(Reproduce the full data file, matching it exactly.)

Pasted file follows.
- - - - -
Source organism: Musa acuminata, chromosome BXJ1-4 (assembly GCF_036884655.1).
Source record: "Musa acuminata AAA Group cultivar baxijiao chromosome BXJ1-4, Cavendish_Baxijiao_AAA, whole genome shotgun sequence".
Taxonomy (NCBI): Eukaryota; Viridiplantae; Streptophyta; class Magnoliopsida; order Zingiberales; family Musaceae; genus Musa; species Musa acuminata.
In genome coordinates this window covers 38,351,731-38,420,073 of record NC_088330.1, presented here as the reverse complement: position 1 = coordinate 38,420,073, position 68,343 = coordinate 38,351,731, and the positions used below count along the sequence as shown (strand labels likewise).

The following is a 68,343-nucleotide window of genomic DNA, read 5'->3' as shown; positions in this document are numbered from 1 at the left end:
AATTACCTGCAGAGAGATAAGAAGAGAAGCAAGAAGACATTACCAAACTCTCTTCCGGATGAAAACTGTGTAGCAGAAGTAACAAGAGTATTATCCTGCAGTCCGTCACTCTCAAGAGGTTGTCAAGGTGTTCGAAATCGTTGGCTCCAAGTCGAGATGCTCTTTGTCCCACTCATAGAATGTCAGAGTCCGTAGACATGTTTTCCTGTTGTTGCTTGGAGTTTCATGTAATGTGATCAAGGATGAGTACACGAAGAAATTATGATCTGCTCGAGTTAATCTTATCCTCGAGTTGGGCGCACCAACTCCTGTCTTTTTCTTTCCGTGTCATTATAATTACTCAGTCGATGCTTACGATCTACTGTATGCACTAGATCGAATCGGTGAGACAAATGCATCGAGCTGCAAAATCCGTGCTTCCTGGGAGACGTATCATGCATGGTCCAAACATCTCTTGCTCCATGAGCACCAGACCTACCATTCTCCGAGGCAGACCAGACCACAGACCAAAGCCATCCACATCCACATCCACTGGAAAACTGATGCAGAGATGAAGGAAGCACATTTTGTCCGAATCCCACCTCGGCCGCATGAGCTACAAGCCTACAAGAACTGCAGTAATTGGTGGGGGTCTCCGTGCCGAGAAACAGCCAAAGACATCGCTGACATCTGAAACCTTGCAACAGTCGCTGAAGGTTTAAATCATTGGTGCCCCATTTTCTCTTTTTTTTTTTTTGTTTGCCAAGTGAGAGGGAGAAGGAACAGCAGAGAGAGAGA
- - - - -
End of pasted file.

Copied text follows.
Source organism: Musa acuminata, chromosome BXJ1-4 (assembly GCF_036884655.1).
Source record: "Musa acuminata AAA Group cultivar baxijiao chromosome BXJ1-4, Cavendish_Baxijiao_AAA, whole genome shotgun sequence".
Taxonomy (NCBI): Eukaryota; Viridiplantae; Streptophyta; class Magnoliopsida; order Zingiberales; family Musaceae; genus Musa; species Musa acuminata.
In genome coordinates this window covers 38,351,731-38,420,073 of record NC_088330.1, presented here as the reverse complement: position 1 = coordinate 38,420,073, position 68,343 = coordinate 38,351,731, and the positions used below count along the sequence as shown (strand labels likewise).

The following is a 68,343-nucleotide window of genomic DNA, read 5'->3' as shown; positions in this document are numbered from 1 at the left end:
AATTACCTGCAGAGAGATAAGAAGAGAAGCAAGAAGACATTACCAAACTCTCTTCCGGATGAAAACTGTGTAGCAGAAGTAACAAGAGTATTATCCTGCAGTCCGTCACTCTCAAGAGGTTGTCAAGGTGTTCGAAATCGTTGGCTCCAAGTCGAGATGCTCTTTGTCCCACTCATAGAATGTCAGAGTCCGTAGACATGTTTTCCTGTTGTTGCTTGGAGTTTCATGTAATGTGATCAAGGATGAGTACACGAAGAAATTATGATCTGCTCGAGTTAATCTTATCCTCGAGTTGGGCGCACCAACTCCTGTCTTTTTCTTTCCGTGTCATTATAATTACTCAGTCGATGCTTACGATCTACTGTATGCACTAGATCGAATCGGTGAGACAAATGCATCGAGCTGCAAAATCCGTGCTTCCTGGGAGACGTATCATGCATGGTCCAAACATCTCTTGCTCCATGAGCACCAGACCTACCATTCTCCGAGGCAGACCAGACCACAGACCAAAGCCATCCACATCCACATCCACTGGAAAACTGATGCAGAGATGAAGGAAGCACATTTTGTCCGAATCCCACCTCGGCCGCATGAGCTACAAGCCTACAAGAACTGCAGTAATTGGTGGGGGTCTCCGTGCCGAGAAACAGCCAAAGACATCGCTGACATCTGAAACCTTGCAACAGTCGCTGAAGGTTTAAATCATTGGTGCCCCATTTTCTCTTTTTTTTTTTTTGTTTGCCAAGTGAGAGGGAGAAGGAACAGCAGAGAGAGAGA